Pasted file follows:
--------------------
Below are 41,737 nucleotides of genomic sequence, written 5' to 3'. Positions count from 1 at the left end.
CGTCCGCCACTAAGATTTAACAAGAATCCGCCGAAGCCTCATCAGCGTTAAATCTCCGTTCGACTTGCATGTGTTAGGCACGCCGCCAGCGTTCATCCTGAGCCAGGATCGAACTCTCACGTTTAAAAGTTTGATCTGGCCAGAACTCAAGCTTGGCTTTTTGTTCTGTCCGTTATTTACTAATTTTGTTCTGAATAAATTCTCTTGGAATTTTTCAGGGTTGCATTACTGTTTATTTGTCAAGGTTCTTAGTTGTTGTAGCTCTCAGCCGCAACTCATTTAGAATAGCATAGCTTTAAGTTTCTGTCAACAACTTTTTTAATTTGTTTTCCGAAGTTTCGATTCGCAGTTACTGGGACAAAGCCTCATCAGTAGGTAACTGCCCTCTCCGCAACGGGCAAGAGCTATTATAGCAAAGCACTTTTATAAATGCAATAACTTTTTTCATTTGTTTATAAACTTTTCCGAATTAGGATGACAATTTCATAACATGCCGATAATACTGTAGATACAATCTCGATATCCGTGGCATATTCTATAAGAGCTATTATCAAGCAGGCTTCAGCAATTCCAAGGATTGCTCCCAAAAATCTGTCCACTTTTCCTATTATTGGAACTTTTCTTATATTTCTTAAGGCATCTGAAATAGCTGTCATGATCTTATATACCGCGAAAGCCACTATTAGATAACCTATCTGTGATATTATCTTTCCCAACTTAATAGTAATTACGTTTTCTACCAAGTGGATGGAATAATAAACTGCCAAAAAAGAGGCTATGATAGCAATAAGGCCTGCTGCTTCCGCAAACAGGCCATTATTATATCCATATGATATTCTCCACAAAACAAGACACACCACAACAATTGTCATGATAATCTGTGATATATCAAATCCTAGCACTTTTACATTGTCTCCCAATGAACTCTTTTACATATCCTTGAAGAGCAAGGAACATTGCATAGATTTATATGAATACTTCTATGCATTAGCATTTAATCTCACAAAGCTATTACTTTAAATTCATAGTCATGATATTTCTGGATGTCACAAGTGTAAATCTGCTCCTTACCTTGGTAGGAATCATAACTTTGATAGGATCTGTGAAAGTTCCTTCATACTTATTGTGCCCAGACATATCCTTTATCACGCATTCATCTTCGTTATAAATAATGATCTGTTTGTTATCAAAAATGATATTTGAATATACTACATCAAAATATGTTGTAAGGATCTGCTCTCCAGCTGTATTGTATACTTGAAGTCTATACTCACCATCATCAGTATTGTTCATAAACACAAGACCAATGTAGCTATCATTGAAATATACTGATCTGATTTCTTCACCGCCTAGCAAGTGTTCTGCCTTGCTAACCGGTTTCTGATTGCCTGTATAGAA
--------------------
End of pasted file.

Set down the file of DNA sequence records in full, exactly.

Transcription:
Below are 41,737 nucleotides of genomic sequence, written 5' to 3'. Positions count from 1 at the left end.
CGTCCGCCACTAAGATTTAACAAGAATCCGCCGAAGCCTCATCAGCGTTAAATCTCCGTTCGACTTGCATGTGTTAGGCACGCCGCCAGCGTTCATCCTGAGCCAGGATCGAACTCTCACGTTTAAAAGTTTGATCTGGCCAGAACTCAAGCTTGGCTTTTTGTTCTGTCCGTTATTTACTAATTTTGTTCTGAATAAATTCTCTTGGAATTTTTCAGGGTTGCATTACTGTTTATTTGTCAAGGTTCTTAGTTGTTGTAGCTCTCAGCCGCAACTCATTTAGAATAGCATAGCTTTAAGTTTCTGTCAACAACTTTTTTAATTTGTTTTCCGAAGTTTCGATTCGCAGTTACTGGGACAAAGCCTCATCAGTAGGTAACTGCCCTCTCCGCAACGGGCAAGAGCTATTATAGCAAAGCACTTTTATAAATGCAATAACTTTTTTCATTTGTTTATAAACTTTTCCGAATTAGGATGACAATTTCATAACATGCCGATAATACTGTAGATACAATCTCGATATCCGTGGCATATTCTATAAGAGCTATTATCAAGCAGGCTTCAGCAATTCCAAGGATTGCTCCCAAAAATCTGTCCACTTTTCCTATTATTGGAACTTTTCTTATATTTCTTAAGGCATCTGAAATAGCTGTCATGATCTTATATACCGCGAAAGCCACTATTAGATAACCTATCTGTGATATTATCTTTCCCAACTTAATAGTAATTACGTTTTCTACCAAGTGGATGGAATAATAAACTGCCAAAAAAGAGGCTATGATAGCAATAAGGCCTGCTGCTTCCGCAAACAGGCCATTATTATATCCATATGATATTCTCCACAAAACAAGACACACCACAACAATTGTCATGATAATCTGTGATATATCAAATCCTAGCACTTTTACATTGTCTCCCAATGAACTCTTTTACATATCCTTGAAGAGCAAGGAACATTGCATAGATTTATATGAATACTTCTATGCATTAGCATTTAATCTCACAAAGCTATTACTTTAAATTCATAGTCATGATATTTCTGGATGTCACAAGTGTAAATCTGCTCCTTACCTTGGTAGGAATCATAACTTTGATAGGATCTGTGAAAGTTCCTTCATACTTATTGTGCCCAGACATATCCTTTATCACGCATTCATCTTCGTTATAAATAATGATCTGTTTGTTATCAAAAATGATATTTGAATATACTACATCAAAATATGTTGTAAGGATCTGCTCTCCAGCTGTATTGTATACTTGAAGTCTATACTCACCATCATCAGTATTGTTCATAAACACAAGACCAATGTAGCTATCATTGAAATATACTGATCTGATTTCTTCACCGCCTAGCAAGTGTTCTGCCTTGCTAACCGGTTTCTGATTGCCTGTATAGAA